A survey conducted by the Thomson Reuters Foundation has named India as the world’s most dangerous country for women.
Take a moment to come to terms with this new epithet. There are more shocks waiting.
This is the conclusion based on the responses of 548 people who have been identified as “woman rights experts focused on women’s issues”, including development professionals, academics, health workers, policymakers, NGO workers, journalists and social commentators.
All of them understandably come from a social and academic status that traditionally has had the privilege of voicing their thoughts. If this is the perception of the “experts” aware of, and working on, women's issues, reality might just beggar description.
Yes, it's there. Deep sexism exists in India. We must accept it to even address it
In this process of becoming the “most dangerous country for women”, India has surpassed countries like Afghanistan, Syria, Somalia, Saudi Arabia, Pakistan, the Democratic Republic of Congo, Yemen and Nigeria. If this rings a surprise and generates disbelief over how India can be more unsafe for women than many of these war-torn countries even, which are only now waking up to basic women's rights, then this sense of surprise explains India’s uncontested growth in this chart.
The survey takes a holistic approach towards the plight of women.
Rapes and molestations are not the only kind of threats women face. Accommodating issues like maternal mortality, acid attacks, female genital mutilation, discrimination at work places, marital rape, domestic violence, sexual slavery, forced marriage, etc., the report offers a wider connotation to 'women's issues'.
And if the result does not serve the purpose of a major wake-up call, we have little hope.
The poll had six questions:
Are you surprised that India is the most dangerous country for women? Such lack of knowledge also explains where we went wrong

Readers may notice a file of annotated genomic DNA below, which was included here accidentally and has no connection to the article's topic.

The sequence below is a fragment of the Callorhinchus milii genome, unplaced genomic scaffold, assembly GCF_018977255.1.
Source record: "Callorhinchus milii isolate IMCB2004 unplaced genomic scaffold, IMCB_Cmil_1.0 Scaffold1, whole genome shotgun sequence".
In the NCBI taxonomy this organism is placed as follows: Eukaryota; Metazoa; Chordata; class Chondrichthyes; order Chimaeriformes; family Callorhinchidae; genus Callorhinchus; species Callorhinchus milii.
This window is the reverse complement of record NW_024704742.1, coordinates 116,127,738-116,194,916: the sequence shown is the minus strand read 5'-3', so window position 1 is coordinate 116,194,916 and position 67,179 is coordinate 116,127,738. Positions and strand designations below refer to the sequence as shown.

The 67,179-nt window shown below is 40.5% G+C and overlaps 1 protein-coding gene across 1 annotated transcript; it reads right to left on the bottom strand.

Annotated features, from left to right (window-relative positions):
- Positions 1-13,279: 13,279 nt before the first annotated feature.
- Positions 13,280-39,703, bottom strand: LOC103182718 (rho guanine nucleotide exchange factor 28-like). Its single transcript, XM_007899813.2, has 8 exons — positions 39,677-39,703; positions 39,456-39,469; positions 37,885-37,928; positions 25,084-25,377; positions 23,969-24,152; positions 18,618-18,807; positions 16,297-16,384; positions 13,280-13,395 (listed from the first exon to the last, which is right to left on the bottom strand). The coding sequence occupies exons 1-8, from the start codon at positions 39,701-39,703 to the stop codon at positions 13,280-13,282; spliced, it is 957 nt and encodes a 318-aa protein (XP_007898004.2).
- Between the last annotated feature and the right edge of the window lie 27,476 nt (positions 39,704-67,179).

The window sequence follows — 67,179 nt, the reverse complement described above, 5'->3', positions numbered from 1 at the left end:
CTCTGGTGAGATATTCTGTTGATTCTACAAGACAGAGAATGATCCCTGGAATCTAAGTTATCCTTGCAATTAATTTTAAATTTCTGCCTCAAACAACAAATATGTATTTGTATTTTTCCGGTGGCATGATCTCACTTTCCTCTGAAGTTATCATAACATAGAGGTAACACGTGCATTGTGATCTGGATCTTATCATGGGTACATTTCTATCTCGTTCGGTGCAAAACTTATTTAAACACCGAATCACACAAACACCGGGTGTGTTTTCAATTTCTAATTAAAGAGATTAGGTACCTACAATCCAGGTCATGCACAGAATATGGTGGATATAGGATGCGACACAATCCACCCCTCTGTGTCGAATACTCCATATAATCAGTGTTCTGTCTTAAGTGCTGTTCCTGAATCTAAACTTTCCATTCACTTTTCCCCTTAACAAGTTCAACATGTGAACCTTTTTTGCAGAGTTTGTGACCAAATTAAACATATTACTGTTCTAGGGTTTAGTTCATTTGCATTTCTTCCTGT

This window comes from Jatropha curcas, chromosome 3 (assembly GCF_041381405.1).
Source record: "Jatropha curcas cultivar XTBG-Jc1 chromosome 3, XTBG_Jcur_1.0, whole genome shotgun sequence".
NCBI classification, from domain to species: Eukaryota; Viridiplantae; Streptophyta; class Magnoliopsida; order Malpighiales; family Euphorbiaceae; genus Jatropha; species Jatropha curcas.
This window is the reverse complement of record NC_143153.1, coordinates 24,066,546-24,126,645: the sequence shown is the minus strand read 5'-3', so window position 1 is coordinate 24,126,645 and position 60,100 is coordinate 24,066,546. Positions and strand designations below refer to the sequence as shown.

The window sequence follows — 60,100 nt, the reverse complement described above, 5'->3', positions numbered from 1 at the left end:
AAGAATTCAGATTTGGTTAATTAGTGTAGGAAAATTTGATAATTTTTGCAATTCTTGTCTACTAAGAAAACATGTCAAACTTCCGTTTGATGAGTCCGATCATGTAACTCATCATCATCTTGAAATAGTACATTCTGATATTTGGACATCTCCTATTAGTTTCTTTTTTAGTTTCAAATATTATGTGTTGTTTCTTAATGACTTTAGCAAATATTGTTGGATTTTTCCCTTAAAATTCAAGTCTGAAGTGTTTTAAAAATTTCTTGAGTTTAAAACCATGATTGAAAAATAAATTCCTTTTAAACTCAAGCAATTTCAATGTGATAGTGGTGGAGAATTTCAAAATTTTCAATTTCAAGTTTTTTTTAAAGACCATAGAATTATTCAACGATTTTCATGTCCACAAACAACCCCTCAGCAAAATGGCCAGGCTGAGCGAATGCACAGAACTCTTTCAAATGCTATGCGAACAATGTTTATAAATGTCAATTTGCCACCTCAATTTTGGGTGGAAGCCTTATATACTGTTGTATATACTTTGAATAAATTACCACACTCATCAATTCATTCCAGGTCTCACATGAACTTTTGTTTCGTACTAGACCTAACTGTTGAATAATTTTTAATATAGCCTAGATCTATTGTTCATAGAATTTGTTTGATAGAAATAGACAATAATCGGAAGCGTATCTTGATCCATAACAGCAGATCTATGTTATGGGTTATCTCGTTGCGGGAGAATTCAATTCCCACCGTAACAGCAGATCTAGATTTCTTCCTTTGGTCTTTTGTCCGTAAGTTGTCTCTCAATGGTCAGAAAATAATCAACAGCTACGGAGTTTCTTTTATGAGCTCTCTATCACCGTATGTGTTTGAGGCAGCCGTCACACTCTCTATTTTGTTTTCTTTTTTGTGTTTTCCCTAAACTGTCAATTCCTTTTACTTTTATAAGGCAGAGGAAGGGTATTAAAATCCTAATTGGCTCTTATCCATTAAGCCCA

Do we have figures to contest the claim?
Government data shows the maternal mortality rate, in which India is not at the lowest, declined to 130 in 2014-16 from 167 in 2011-13.
There is no government survey to confirm the number of women facing gender discrimination at workplaces. But a recent World Bank report has pointed out how job advertisements in India prefer male candidates. The Reuters survey has also quoted a number of about 20 million women who have reportedly left India’s workforce since 2005, partly due to poor treatment.
The Economic Survey has talked about the “son-meta preference”, which may give an official validation to gender discrimination.
Talking about marital rape, the National Family Health Survey has revealed 21 per cent of ever-married women have experienced physical, sexual or emotional violence at the hands of their spouse.
Coming to the NCRB report 2016, as many as 39 crimes were reported every hour in India - cruelty by the husband or his relatives was the most reported crime against women, accounting for 33 per cent of all crimes in 2016. Rape accounted for 11 per cent of all crimes against women with 38,947 cases reported in 2016, or four every hour.
According to NCRB data, 2016 saw the lowest conviction rate (18.9 per cent) for crimes against women in a decade.
More than 8,000 cases of human trafficking (gender irrespective) were reported in India in 2016.
Not an issue for political mudslinging: Rape, molestation, tracfficking are not issues to score political points on
Reporting of crime is higher: But higher than the crimes?
The Reuters survey also carries an official view of the National Commission for Women, which has dismissed the report and said that it was a case of more women reporting crimes now, rather than a greater incidence of sexual violence.
But can the number of cases being reported exceed the number of cases actually taking place?
Also, the number of reported crimes hints at those which go unreported and the number is not negligible. According to one report, based on the unit-level data of the National Family Health Survey (NFHS) conducted in 2015-16, an estimated 99.1 per cent of sexual violence cases are not reported.
The respondents were quizzed at a time (March 26 to May 4, 2018) when the country witnessed massive outrage against the rapes of minors reported in Kathua and Unnao.
But public memory is short. As the horror of these incidents sinks into oblivion, this report now is a timely reminder that an 'increased rate of reporting' of such incidents often becomes a tired excuse to turn a blind eye to facts.
This is not the first time that the Thomson Reuters Foundation came up with such a report.
In 2011, the five most dangerous countries for women were Afghanistan, the Democratic Republic of Congo, Pakistan, India and Somalia. The new report is a follow-up to check on whether the situation has improved. Clearly, for India — and its women citizens — that has not happened.
To introspect on what went wrong in the past seven years, despite various government initiatives, despite greater social awareness, we should first take the report itself seriously. We should first accept the existence of the problem to even address it effectively, instead of allowing it to become fodder for more pointless political mudslinging.